10. Mr. O’Shea originally argued that the first submissions referred to the best interests of the child. Unfortunately that is not the case, as he now accepts. Those submissions referred to arts. 24 and 47 of the Charter by reference to art. 24(3) in particular, in respect of a right to maintain a personal relationship and direct contact with both parents; rather than the child’s best interests. There is no express reference to art. 47(2) which relates to such best interests.
11. Mr. O’Shea claims that best interests are an absolute right. That is a totally misconceived submission. The best interests of the child are a major consideration but can be outweighed by other factors, as here (see also Üner v. The Netherlands (Application no. 46410/99, European Court of Human Rights, 18 October 2006). Mr. O’Shea makes the equally misconceived point that art. 24(3) of the Charter needs to be subject to an expressed statutory limitation, failing which it must be regarded as absolute under art. 52(1) of the Charter. That is just not how law works, either for Irish or European purposes. If and to the extent that the decision amounts to a limitation on the rights of the child for the purposes of art. 24(3) of the Charter, then that decision is “provided for by law” for the purposes of art. 52(1) because it is made under the legal framework of the State.
12. The decision notes that the Department did not receive any representations from members of the family: see p. 11 of the analysis, which says that his criminal behaviour raises the question of the stability of his day to day family life and his suitability as a parental guardian. That seems to be a legitimate point in the context. It says at p. 12 that no further information is provided in relation to the son. It goes on to say that the relationship could be maintained with the family even with an exclusion order, and also that the wife could relocate to Romania. That again is a valid option. It is her decision whether to relocate or not.
13. The decision-maker also says that it cannot be said that the family are financially dependent on the applicant. Again, that seems a reasonable point given the incarceration of the applicant. It says there is no alternative, less restrictive process which would achieve the pressing social need in the case. Again, that seems to me to be a totally reasonable finding. The disproportionality argument is of no substance whatsoever.
14. Insofar as the point is made regarding the child’s rights under the Constitution or the ECHR, the Minister’s view clearly was that any family rights were outweighed by the “pressing social need” to remove and exclude the applicant. That is clearly a lawful finding. The weighing of factors is a matter for the decision-maker (see P.R. v. Minister for Justice and Equality  IEHC 201 (Unreported, High Court, McDermott J., 24th March, 2015), Smolka v. Minister for Justice and Equality  IEHC 641 (Unreported, O'Regan J., 8th November, 2016), D.S. v. Minister for Justice and Equality  IEHC 643 (Unreported, McDermott J., 20th October, 2015) G.C. v. Minister for Justice and Equality  IEHC 215 (Unreported, O'Regan J., 4th April, 2017)). It is clear that there is an entitlement to hold that a threat to public policy outweighs family rights (see Kovalenko v. Minister for Justice and Equality  IEHC 624 (Unreported, McDermott J., 12th December, 2014) para. 58).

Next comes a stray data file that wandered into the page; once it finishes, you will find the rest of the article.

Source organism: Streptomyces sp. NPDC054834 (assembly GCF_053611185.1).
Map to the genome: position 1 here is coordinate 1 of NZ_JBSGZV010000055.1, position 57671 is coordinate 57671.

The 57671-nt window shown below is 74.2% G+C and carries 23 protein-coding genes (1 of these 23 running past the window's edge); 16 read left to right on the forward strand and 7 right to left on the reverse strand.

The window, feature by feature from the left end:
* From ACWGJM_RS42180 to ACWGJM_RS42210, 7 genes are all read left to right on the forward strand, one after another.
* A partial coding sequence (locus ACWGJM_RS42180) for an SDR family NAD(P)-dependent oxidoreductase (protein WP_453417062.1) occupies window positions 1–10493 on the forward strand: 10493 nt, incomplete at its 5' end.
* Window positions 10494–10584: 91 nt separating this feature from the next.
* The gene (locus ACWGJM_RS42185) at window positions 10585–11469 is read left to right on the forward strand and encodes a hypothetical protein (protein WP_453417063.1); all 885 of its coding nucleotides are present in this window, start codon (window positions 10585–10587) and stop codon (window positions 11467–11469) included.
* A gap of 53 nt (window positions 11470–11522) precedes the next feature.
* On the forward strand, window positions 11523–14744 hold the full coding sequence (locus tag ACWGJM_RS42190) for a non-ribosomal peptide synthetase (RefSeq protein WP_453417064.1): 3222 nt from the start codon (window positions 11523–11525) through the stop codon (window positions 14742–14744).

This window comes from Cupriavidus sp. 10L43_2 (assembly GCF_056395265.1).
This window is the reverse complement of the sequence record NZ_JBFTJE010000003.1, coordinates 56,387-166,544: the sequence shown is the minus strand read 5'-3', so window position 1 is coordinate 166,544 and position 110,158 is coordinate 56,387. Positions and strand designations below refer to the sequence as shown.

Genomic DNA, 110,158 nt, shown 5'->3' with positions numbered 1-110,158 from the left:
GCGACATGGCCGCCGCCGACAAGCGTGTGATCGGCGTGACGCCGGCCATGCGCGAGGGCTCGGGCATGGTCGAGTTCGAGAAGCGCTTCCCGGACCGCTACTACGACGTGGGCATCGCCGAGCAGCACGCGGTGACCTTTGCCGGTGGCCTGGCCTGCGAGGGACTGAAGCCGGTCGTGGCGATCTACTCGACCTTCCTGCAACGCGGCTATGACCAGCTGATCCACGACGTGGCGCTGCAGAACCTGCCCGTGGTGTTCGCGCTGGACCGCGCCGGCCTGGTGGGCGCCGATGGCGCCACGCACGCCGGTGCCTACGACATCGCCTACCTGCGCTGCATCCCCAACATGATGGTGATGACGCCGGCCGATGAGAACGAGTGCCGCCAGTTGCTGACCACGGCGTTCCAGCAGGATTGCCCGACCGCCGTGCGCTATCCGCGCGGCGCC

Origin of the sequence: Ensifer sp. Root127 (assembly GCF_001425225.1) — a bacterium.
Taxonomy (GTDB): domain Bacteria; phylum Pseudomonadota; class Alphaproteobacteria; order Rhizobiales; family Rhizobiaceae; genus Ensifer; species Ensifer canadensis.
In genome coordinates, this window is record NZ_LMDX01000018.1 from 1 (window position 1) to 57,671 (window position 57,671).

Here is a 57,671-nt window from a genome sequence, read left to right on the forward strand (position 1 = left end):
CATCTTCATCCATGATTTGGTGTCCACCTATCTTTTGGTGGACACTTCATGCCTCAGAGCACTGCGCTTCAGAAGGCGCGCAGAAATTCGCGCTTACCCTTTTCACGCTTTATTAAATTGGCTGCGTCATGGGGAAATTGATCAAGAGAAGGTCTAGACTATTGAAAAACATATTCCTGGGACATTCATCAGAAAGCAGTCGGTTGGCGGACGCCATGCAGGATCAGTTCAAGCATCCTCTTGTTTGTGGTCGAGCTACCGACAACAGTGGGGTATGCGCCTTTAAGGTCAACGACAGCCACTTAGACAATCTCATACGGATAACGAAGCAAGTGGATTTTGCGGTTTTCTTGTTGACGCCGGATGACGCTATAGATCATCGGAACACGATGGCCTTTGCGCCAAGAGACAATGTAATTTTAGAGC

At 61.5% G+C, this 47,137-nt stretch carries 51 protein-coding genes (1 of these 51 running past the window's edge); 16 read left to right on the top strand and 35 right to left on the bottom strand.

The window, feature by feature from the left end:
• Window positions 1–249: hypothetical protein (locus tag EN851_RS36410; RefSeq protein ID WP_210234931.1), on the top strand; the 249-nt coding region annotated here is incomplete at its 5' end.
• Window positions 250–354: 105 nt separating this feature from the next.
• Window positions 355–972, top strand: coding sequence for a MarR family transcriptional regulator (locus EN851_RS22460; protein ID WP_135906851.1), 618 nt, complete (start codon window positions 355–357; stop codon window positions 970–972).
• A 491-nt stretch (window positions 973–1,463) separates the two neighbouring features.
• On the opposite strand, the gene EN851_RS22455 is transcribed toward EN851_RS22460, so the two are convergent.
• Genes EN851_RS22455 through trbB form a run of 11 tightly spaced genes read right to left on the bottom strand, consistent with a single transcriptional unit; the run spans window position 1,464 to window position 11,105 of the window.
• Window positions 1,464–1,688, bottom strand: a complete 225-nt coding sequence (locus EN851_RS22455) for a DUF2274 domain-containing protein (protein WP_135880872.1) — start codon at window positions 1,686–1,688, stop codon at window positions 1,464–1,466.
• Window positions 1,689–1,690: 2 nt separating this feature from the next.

Alleged lack of an effective remedy
15. The review of a removal and exclusion order is a complete ex nunc examination of fact and law, which is the gold standard as set out in art. 46(3) of the recast Procedures Directive (Directive 2013/32/EU of the European Parliament and of the Council of 26 June 2013 on common procedures for granting and withdrawing international protection), which does not apply to Ireland (see N.O. v. Minister for Justice and Equality  IEHC 735 (Unreported, O’Regan J., 24th November, 2016). Such a procedure unquestionably constitutes an effective remedy (see also Balc v. Minister for Justice and Equality (No. 1)  IEHC 47 (Unreported, High Court, 19th January, 2016)). The availability of judicial review puts this beyond doubt (see N.M. (DRC) v Minister for Justice  IECA 217  2 I.L.R.M. 369). The applicant’s attempt to reargue this point (already the subject of adverse decided caselaw) was wholly unconvincing.
16. Mr. O’Shea claims that the applicant is entitled to an order that his removal is unlawful, and that a decision cancelling the removal and exclusion orders, which would be available on review, would be insufficient. That is, I am afraid, an absurd argument because if the order is set aside on review the applicant’s presence in the State is as lawful or unlawful as it was prior to the removal and exclusion order being made. But even if, in some wholly imaginary parallel universe, an effective remedy under EU law required an affirmative declaration of lawfulness following the cancellation of the decision complained of so as to put him in a better position than he was before the decision was made, he can get that from the High Court. The fact that the High Court does not substitute its own findings of fact for those of a decision-maker in a certiorari or mandamus context does not (on fairly rudimentary principles) prevent the court from granting a declaration if required to do so by EU law. Mr. O’Shea sought to rely on judgment Nr. 1/2014 of 16th January, 2014 of the Belgian Constitutional Court. However, para. B(6)(2) of this judgment makes it clear that review by the Council of Aliens in that case was not a full ex nunc review, so there is no analogy whatsoever with the present case. Review of a removal or exclusion order is completely effective as a remedy.
17. After the best part of a decade of litigation on the extent of an effective remedy in subsidiary protection, this case seems to be an attempt to get some sort of equally endless litigation underway on the right to an effective remedy against removal orders. There is simply no stateable point whatsoever here. Review of such orders is a full review and gives the applicant anything he could want. The point being made is beyond specious.
Alleged lack of entitlement to rely on the conviction for withholding information
18. The applicant pleaded guilty to withholding information prior to the declaration of unconstitutionality in relation to that offence. Therefore the conviction stands (see A. v. Governor of Cloverhill Prison  IEHC 483  1 I.R. 43). Thus, the Minister is entitled to rely on it.
19. The action will therefore be dismissed.